Across the three years analyzed by the committee, Black women had a rate of 128.8 deaths per 100,000 births, 93% higher than the reported 91.6 deaths for white women. (Getty Images)
A key legislative panel heard testimony related to the state’s dismal maternal mortality rate Tuesday, exploring solutions it could propose as legislation in the 2023 session.
The latest Indiana Maternal Mortality Review Committee report found that 92 women died during pregnancy or up to a year postpartum, an increase from the previous year.
State Health Commissioner Kris Box reviewed the Maternal Mortality Committee’s report, briefing the interim committee on public health, behavioral health and human services on its contents. Between 2019 and 2020, pregnancy associated deaths increased from a ratio of 74.2 deaths per 100,000 births to 117.1, while pregnancy-related deaths rose from a ratio of 18.6 deaths per 100,000 births to 22.9.
For Black Hoosiers, the risk was even higher.
Across the three years analyzed by the committee, Black women had a ratio of 128.8 deaths per 100,000 births, 93% higher than the reported ratio of 91.6 deaths for white women.
The maternal mortality rate for Black women who graduated college is higher than that of a white woman who has not finished high school.
– Dr. Jasmine Johnson
Reflecting on the report and analyzing solutions, Dr. Jasmine Johnson, a Black mother and maternal-fetal medicine physician, noted the role of medical bias and discrimination in the racial discrepancy. In particular, the health system repeatedly failed Black women as their education and income levels increased – two factors that reduce risk for other women.
“For some patients, having increased education or having private insurance may put them in a kind of lower risk category for an adverse outcome,” Johnson said. “What we see with our data is that those same protections don’t necessarily translate to Black patients… the maternal mortality rate for Black women who graduated college is higher than that of a white woman who has not finished high school.”
Johnson noted that even Black pediatricians weren’t safe, as demonstrated by the preeclampsia death of Dr. Chaniece Wallace in Indianapolis in 2020.
“All of our patients come to us and say they are afraid to have a baby; they are afraid because they’re seeing that women are dying in the news and it’s especially apparent to the Black patients that they are at a higher risk of dying and it’s taking the joy of pregnancy away from people,” Johnson said.
Another researcher, Dr. Lauren Dungy-Poythress, noted that many social factors contribute to worse health outcomes for women, including the chronic stress of racism.
“The stress of being a Black woman in American society can take a physical toll during pregnancy and childbirth,” Dungy-Poythress said.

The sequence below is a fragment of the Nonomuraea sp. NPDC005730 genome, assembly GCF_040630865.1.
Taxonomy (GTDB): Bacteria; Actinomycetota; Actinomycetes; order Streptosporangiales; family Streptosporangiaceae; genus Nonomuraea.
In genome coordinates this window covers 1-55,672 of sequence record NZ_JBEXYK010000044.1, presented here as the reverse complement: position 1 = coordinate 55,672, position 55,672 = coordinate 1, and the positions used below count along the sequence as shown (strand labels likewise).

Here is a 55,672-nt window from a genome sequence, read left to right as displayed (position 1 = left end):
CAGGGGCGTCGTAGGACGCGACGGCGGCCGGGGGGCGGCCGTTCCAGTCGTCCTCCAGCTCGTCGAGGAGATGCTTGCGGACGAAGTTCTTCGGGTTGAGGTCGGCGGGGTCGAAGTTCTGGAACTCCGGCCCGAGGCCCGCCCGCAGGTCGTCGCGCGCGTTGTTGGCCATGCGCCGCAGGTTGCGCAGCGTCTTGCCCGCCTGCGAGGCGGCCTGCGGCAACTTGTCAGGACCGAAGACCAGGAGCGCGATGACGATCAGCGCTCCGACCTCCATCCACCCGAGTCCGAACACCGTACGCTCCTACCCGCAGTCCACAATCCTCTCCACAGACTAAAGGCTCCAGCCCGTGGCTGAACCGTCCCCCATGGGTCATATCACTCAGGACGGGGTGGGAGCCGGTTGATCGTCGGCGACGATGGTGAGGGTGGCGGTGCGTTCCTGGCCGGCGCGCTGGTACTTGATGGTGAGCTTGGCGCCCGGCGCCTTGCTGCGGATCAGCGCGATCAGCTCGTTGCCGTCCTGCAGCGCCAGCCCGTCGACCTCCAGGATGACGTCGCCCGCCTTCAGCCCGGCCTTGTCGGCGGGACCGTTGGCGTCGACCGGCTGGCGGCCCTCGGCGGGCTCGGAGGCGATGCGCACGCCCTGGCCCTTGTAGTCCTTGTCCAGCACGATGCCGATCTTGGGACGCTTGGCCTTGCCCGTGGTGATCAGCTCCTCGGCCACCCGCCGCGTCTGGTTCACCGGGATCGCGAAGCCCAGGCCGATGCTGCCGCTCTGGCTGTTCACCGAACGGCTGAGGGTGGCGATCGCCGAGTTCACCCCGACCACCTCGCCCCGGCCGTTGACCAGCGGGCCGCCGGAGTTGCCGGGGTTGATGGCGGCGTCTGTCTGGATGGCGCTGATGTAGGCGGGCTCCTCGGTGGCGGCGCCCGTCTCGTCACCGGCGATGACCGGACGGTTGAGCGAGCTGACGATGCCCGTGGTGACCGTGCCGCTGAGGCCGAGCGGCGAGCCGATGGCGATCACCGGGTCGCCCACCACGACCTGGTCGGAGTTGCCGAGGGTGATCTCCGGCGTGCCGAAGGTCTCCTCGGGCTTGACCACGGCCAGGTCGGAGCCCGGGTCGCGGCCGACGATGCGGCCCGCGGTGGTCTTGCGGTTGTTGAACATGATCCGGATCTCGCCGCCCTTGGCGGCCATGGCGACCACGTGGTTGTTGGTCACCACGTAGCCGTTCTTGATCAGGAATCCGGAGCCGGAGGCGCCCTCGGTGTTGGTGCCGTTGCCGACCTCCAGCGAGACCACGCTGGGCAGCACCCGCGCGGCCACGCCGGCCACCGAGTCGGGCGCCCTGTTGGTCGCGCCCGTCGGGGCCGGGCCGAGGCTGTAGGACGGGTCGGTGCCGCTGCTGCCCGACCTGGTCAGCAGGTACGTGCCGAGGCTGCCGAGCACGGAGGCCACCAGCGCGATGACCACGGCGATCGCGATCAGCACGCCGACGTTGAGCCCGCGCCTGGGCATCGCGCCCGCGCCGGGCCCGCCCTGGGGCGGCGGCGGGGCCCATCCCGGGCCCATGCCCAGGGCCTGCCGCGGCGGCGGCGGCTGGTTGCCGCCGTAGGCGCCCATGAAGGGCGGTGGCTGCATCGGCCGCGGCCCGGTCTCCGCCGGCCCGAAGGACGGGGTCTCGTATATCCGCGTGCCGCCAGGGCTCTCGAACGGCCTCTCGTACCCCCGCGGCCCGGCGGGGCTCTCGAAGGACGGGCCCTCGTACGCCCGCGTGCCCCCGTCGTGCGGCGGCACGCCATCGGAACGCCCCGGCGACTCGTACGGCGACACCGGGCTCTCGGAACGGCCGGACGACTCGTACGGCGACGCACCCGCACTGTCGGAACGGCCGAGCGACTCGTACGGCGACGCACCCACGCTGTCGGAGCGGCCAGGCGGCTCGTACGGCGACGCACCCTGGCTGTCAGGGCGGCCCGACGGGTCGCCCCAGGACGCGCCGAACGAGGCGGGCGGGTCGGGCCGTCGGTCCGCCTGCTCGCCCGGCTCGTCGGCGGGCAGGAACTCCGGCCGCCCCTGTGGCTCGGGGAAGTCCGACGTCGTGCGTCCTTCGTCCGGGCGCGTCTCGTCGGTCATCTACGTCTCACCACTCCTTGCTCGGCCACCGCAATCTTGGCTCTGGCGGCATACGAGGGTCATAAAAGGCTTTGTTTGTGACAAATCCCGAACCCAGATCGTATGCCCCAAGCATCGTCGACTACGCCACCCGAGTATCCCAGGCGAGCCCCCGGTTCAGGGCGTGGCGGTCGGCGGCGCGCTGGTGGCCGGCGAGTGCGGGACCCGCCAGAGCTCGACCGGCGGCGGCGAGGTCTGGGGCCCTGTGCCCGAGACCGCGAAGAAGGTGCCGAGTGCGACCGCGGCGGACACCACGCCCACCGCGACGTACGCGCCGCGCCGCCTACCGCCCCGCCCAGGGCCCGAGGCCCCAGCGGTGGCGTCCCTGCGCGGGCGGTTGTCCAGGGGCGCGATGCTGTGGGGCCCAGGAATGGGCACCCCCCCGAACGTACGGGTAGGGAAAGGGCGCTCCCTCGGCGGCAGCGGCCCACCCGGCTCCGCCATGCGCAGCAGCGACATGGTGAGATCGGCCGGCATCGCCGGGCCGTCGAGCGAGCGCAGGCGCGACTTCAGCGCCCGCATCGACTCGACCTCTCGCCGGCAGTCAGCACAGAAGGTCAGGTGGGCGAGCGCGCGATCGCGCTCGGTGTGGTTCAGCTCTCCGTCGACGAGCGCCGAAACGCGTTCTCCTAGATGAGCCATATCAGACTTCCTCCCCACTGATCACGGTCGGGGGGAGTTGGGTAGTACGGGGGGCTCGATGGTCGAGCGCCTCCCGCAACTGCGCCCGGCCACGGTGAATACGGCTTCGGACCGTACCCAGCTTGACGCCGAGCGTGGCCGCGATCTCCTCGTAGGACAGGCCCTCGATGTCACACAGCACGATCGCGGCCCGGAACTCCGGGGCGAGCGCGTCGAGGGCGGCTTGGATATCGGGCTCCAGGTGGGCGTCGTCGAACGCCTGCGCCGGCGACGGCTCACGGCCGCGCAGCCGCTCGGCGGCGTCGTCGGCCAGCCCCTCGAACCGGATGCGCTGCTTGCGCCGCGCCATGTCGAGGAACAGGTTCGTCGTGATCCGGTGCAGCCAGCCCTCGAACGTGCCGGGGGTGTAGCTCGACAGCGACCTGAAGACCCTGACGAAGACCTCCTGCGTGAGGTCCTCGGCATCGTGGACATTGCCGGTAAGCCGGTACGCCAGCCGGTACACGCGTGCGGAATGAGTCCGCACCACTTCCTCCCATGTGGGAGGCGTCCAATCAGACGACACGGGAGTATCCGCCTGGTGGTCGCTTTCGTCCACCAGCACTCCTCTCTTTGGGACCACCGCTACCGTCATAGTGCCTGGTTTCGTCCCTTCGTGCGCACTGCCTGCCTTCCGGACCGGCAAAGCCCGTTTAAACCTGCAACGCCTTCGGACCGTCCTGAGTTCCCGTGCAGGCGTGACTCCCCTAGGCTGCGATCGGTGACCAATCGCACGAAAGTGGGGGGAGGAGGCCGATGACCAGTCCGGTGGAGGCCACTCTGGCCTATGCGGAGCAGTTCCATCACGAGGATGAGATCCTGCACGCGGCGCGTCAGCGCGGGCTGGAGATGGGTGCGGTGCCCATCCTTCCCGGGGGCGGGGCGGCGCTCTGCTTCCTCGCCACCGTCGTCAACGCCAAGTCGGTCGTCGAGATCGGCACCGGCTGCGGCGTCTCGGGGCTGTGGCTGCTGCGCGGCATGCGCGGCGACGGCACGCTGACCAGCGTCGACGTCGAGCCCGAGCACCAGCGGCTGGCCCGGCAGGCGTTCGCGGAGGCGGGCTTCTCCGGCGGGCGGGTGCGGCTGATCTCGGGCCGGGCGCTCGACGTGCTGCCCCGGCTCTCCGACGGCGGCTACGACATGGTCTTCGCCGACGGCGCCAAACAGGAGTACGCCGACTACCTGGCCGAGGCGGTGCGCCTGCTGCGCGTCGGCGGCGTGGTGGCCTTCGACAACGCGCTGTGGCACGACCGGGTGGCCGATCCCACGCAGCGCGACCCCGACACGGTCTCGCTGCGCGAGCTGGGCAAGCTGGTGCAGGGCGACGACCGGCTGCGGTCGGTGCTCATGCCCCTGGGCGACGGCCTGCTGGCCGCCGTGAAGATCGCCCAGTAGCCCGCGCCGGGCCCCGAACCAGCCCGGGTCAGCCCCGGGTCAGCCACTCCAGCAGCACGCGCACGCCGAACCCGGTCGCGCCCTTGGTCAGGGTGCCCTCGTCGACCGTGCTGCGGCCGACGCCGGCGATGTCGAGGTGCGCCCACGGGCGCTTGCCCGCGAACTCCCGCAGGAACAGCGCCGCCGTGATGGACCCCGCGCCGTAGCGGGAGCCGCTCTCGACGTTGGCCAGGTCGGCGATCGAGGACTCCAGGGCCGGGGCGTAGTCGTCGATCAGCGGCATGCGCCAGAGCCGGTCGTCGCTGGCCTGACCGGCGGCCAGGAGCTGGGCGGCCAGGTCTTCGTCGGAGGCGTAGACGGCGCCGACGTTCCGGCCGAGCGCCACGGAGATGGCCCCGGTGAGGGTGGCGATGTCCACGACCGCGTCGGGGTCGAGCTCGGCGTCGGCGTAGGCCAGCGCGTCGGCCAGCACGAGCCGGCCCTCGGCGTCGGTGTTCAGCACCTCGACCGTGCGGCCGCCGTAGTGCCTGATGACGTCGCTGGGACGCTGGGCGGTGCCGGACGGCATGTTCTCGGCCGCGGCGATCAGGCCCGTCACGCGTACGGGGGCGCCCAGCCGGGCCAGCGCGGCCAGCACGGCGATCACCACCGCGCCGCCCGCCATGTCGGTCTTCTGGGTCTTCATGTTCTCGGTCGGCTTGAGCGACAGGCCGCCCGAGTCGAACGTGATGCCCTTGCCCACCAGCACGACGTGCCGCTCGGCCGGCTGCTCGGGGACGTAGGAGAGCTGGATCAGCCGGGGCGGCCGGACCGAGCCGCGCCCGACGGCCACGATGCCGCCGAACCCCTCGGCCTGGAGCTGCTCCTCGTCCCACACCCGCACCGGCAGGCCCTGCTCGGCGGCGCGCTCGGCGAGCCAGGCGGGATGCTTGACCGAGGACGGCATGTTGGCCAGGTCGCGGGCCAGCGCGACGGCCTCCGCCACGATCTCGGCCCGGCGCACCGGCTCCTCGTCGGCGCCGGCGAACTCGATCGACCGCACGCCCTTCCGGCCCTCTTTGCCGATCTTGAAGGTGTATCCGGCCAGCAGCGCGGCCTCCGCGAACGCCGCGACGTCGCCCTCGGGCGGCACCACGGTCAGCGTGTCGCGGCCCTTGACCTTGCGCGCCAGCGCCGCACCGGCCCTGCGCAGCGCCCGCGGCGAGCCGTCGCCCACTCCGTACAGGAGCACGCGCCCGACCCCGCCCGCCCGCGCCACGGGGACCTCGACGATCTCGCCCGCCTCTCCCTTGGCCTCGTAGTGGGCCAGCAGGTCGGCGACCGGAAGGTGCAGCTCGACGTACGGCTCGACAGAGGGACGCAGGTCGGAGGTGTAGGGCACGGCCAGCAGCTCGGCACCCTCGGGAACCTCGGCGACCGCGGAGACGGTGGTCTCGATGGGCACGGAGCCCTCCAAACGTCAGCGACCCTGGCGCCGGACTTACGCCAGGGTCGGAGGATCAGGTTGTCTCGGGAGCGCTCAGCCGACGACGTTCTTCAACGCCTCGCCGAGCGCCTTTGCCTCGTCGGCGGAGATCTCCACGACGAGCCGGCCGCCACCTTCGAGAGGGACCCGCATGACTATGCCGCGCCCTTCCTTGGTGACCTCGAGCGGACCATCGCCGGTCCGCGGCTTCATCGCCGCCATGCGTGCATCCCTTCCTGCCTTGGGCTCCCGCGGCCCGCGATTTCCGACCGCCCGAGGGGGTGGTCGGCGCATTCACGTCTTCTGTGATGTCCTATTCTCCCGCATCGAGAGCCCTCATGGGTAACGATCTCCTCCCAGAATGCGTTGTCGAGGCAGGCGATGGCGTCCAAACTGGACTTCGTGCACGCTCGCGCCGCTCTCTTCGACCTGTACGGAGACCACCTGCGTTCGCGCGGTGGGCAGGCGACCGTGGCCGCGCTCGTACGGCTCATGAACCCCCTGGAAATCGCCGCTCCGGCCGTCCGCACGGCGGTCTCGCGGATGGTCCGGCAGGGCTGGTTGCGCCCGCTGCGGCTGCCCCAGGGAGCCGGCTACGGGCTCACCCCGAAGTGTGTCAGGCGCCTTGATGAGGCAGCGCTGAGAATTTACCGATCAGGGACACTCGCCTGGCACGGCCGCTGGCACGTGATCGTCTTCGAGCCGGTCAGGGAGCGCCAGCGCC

On top of that, Black women encounter racism while accessing healthcare. One study found that 33% of Black women said they had been discriminated against because of their race in the medical system and another 21% said they avoided going to the doctor because of said discrimination, Dungy-Poythress said.
“I have two daughters. When I was their age in my 20s I thought about getting married (and) having children. But I never once thought, ‘I shouldn’t have children because there’s a higher chance that I could die…. While the medical system watched and ignored me,’” Dugny-Poythress said. “Those are the concerns that young women have today.”
Johnson teaches at Indiana University, one of the largest medical schools in the country. She said that the state’s passage of the near-total abortion ban worried providers that healthcare access for pregnant Hoosiers would worsen as OBGYN students decided to practice elsewhere.
Though Black women accounted for a disproportionately high rate of deaths, overdoses accounted for the highest percentage of deaths, or 30.4%.
Box said part of the solution would not just be screening women and providing referrals to care, but ensuring they stay engaged with treatment without worrying that the government would penalize them by taking their children.
“A lot of women don’t seek care because they are afraid that we’re going to take their children away from them or that this child – because they admit to it – might be taken away,” Box said. “We have not taken that punitive approach in the state of Indiana for several years.”
Deaths increased across the board, Box said, regardless of category. Across the three-year period of study, overdoses accounted for 31.2% of deaths.
“It is heartbreaking to see those numbers (of deaths) increase and probably reflects some of the lack of care that was available with a lot of people closing offices or doing virtual visits and other things,” Box said.
Box noted that the report didn’t even include an analysis of women who nearly died during childbirth or in the postpartum period. The analysis of 2020 included just three deaths due to COVID-19, a number she expected to increase next year.
“In looking and discussing (this) with the CDC, every state saw this huge increase in maternal mortality,” Box said. “Unfortunately, we’re already seeing the numbers for ‘21 and they’re going to be elevated too.”
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